Opponents of Minnesota’s amendment tried to persuade moderate and swing voters, aiming their TV ads at married couples and straight men in particular. That drew backlash from some gay activists, dismayed that none of the ads actually featured speaking parts for gay people who would be most affected by the amendment. The campaign also reached out more widely to various demographic groups, using narrowly targeted phone banks to reach senior citizens, younger voters and various ethnic and minority groups. The campaign for the amendment targeted much of its get-out-the-vote efforts on churchgoers.

Democratic politicians had argued that photo ID requirements were meant to make voting tougher for certain groups that tend to favor Democrats: elderly people, the poor, college students and members of minority groups. Local government officials also said the ID requirement would be a costly mandate.

A quirk in Minnesota law means a ballot where the voter skips one or both of the amendments is counted as a “no” vote against the amendment that was skipped. But in both cases, more people voted against the amendments than voted for them.

AP and Journal reports

  • Richard Olson

    The voters of Minnesota saw through the voter ID ploy as nothing short of a power grab by conservatives. They also told the Catholic Church and other religious people to mind your own business and keep your beliefs to yourselves.

  • AFMama

    Richard – For some reason the site wouldn’t let me comment on what you responded on my comment…yes, it is illegal for now, but there will be a push to legalize same sex marriage. The MN ACLU has put out some “facts” about what won’t happen if it is legalized. I don’t see how they can guarantee their “facts” if it is legalized.

  • jnstok01@gmail.com

    I say we vote on an amendment that gives the right to anyone currently in Minnesota on a voting day the right to vote and since we won’t require ID, they can be illegal immigrants, ANY age as long as they can color in the oval, any kind of mental capacity as long as someone is with them to guide their voting, felons (since we won’t know who they are-it won’t matter),visitors from other countries -who’s going to know?- or our dogs for that matter-is there anything that says only humans can vote?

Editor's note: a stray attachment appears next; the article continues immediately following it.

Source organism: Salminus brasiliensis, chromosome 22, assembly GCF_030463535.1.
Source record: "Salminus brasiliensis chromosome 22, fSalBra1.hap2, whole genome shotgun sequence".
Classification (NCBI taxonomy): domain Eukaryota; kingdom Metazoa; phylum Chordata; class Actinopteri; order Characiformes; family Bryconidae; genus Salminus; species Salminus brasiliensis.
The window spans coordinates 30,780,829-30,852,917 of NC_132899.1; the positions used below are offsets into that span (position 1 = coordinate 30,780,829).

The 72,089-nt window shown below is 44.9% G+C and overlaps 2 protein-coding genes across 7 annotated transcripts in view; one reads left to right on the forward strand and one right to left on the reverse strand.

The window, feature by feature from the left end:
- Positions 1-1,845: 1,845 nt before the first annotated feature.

…and we will mind our own business and keep our beliefs to ourselves but don’t expect me to pay for abortion because that’s somebody else’s business, not mine and don’t expect a Christmas present.

    • benny

      Hehe…. what’s funny is you think all that stuff actually happens, and happens frequently.

      Elections aren’t impacted by illegal immigrants or fraudulent voting. Hell, we can’t even get enough legal voters to the polls. Illegal immigrants, kids, and dogs, are not the problem.

      I would appreciate it if you minded your own business. I’m not quite sure I follow you though… did some teen recently force you to pay for her abortion or was that something you just made up because it sounded emphatic?

      No worries, I won’t expect a Christmas OR birthday gift from you. For Arbor Day though, you better get me a fifth of JB.

      Turn off Rush Limbaugh and Fox Noise, you’ll be smarter for it.

    • Richard Olson

      So you’re against equal access to health care for poor women. Even in cases of rape and incest. Don’t worry Nancy I doubt many people would want a present from you.

  • Walt Henry

    It might be too early in the grieving process of some to read this but I believe it is true that all things work together for good for them who are so inclined to receive the goodness. If that is difficult for you to believe consider how the majority of colonists must have felt when a minority of no more than 30% sent a Declaration of Independence to the mother country of England. That seems to have worked out ok. And where are the personnel conflicts now that gays are able to serve openly in the military?
    Let’s hope the DFL, to whom we have given total control of our state government, doesn’t follow the mistake of the GOP and pursue the opposite of the radical right wing social agenda we just freed ourselves from.
    This state needs to focus on financial stability and our economic future.

    • AFMama

      Well, after serving our country for over 20 years, I saw numerous people use the “I’m gay” statement in order to get out of assignments, deploying, etc and thus they were kicked out of the military. Since it costs a lot of money to put people through training, it makes sense to repeal the “don’t ask, don’t tell” policy, it saves the govt money. Plus when your boss in the oval office decides to flip-flop on the issue, you kinda have to go w/ him since he signs your paychecks too.

  • Walt Henry

    Oh, I forgot to add, let’s hope the DFL can find the money to get snow plows back out on the metro freeways at night so people can get to work on time in the morning after a night time snow fall. (A snow free highway is not one of those things a person can “build on their own”.